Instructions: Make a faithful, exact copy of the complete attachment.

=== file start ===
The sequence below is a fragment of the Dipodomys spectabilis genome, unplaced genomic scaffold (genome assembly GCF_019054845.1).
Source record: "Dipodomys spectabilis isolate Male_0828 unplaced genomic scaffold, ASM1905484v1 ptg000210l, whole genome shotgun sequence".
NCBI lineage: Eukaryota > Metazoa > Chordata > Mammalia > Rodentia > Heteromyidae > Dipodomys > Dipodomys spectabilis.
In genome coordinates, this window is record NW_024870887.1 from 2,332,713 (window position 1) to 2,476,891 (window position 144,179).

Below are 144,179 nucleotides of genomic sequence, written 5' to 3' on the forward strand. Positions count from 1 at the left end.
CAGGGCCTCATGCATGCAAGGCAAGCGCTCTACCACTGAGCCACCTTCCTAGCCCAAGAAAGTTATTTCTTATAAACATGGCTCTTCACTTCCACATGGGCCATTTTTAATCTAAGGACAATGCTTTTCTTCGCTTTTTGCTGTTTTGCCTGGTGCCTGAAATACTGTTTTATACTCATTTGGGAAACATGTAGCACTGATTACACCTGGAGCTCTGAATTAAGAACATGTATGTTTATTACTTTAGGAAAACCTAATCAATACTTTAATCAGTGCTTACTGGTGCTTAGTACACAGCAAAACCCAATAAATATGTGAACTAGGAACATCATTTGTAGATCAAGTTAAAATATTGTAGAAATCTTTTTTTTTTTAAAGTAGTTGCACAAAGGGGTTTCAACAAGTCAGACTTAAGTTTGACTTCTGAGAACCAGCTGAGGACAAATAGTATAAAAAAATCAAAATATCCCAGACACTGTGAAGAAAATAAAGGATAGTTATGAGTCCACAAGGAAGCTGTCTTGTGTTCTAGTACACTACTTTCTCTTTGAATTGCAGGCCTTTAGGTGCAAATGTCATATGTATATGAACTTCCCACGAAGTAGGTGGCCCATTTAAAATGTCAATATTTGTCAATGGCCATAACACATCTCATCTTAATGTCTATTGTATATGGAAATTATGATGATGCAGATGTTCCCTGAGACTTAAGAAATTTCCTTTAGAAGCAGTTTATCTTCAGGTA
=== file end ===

The sequence below is a fragment of the Dipodomys spectabilis genome, unplaced genomic scaffold (genome assembly GCF_019054845.1).
Source record: "Dipodomys spectabilis isolate Male_0828 unplaced genomic scaffold, ASM1905484v1 ptg000210l, whole genome shotgun sequence".
NCBI lineage: Eukaryota > Metazoa > Chordata > Mammalia > Rodentia > Heteromyidae > Dipodomys > Dipodomys spectabilis.
In genome coordinates, this window is record NW_024870887.1 from 2,332,713 (window position 1) to 2,476,891 (window position 144,179).

Below are 144,179 nucleotides of genomic sequence, written 5' to 3' on the forward strand. Positions count from 1 at the left end.
CAGGGCCTCATGCATGCAAGGCAAGCGCTCTACCACTGAGCCACCTTCCTAGCCCAAGAAAGTTATTTCTTATAAACATGGCTCTTCACTTCCACATGGGCCATTTTTAATCTAAGGACAATGCTTTTCTTCGCTTTTTGCTGTTTTGCCTGGTGCCTGAAATACTGTTTTATACTCATTTGGGAAACATGTAGCACTGATTACACCTGGAGCTCTGAATTAAGAACATGTATGTTTATTACTTTAGGAAAACCTAATCAATACTTTAATCAGTGCTTACTGGTGCTTAGTACACAGCAAAACCCAATAAATATGTGAACTAGGAACATCATTTGTAGATCAAGTTAAAATATTGTAGAAATCTTTTTTTTTTTAAAGTAGTTGCACAAAGGGGTTTCAACAAGTCAGACTTAAGTTTGACTTCTGAGAACCAGCTGAGGACAAATAGTATAAAAAAATCAAAATATCCCAGACACTGTGAAGAAAATAAAGGATAGTTATGAGTCCACAAGGAAGCTGTCTTGTGTTCTAGTACACTACTTTCTCTTTGAATTGCAGGCCTTTAGGTGCAAATGTCATATGTATATGAACTTCCCACGAAGTAGGTGGCCCATTTAAAATGTCAATATTTGTCAATGGCCATAACACATCTCATCTTAATGTCTATTGTATATGGAAATTATGATGATGCAGATGTTCCCTGAGACTTAAGAAATTTCCTTTAGAAGCAGTTTATCTTCAGGTA